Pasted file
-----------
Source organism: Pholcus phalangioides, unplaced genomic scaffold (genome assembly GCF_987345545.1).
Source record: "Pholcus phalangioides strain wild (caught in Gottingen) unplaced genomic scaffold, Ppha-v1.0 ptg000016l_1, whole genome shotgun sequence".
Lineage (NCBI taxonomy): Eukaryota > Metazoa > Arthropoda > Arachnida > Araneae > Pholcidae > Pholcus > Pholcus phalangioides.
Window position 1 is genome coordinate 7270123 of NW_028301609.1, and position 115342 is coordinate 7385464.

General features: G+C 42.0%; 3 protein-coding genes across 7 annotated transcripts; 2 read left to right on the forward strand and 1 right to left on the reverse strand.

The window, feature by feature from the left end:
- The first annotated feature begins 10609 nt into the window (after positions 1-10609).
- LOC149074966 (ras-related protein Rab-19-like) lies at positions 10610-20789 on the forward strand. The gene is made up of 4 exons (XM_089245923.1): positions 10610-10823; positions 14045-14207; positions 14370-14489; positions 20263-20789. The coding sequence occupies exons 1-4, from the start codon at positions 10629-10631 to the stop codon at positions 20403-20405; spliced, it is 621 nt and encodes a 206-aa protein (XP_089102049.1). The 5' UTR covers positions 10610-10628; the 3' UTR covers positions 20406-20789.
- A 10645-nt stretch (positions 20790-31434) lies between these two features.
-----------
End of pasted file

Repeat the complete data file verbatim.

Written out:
Source organism: Pholcus phalangioides, unplaced genomic scaffold (genome assembly GCF_987345545.1).
Source record: "Pholcus phalangioides strain wild (caught in Gottingen) unplaced genomic scaffold, Ppha-v1.0 ptg000016l_1, whole genome shotgun sequence".
Lineage (NCBI taxonomy): Eukaryota > Metazoa > Arthropoda > Arachnida > Araneae > Pholcidae > Pholcus > Pholcus phalangioides.
Window position 1 is genome coordinate 7270123 of NW_028301609.1, and position 115342 is coordinate 7385464.

General features: G+C 42.0%; 3 protein-coding genes across 7 annotated transcripts; 2 read left to right on the forward strand and 1 right to left on the reverse strand.

The window, feature by feature from the left end:
- The first annotated feature begins 10609 nt into the window (after positions 1-10609).
- LOC149074966 (ras-related protein Rab-19-like) lies at positions 10610-20789 on the forward strand. The gene is made up of 4 exons (XM_089245923.1): positions 10610-10823; positions 14045-14207; positions 14370-14489; positions 20263-20789. The coding sequence occupies exons 1-4, from the start codon at positions 10629-10631 to the stop codon at positions 20403-20405; spliced, it is 621 nt and encodes a 206-aa protein (XP_089102049.1). The 5' UTR covers positions 10610-10628; the 3' UTR covers positions 20406-20789.
- A 10645-nt stretch (positions 20790-31434) lies between these two features.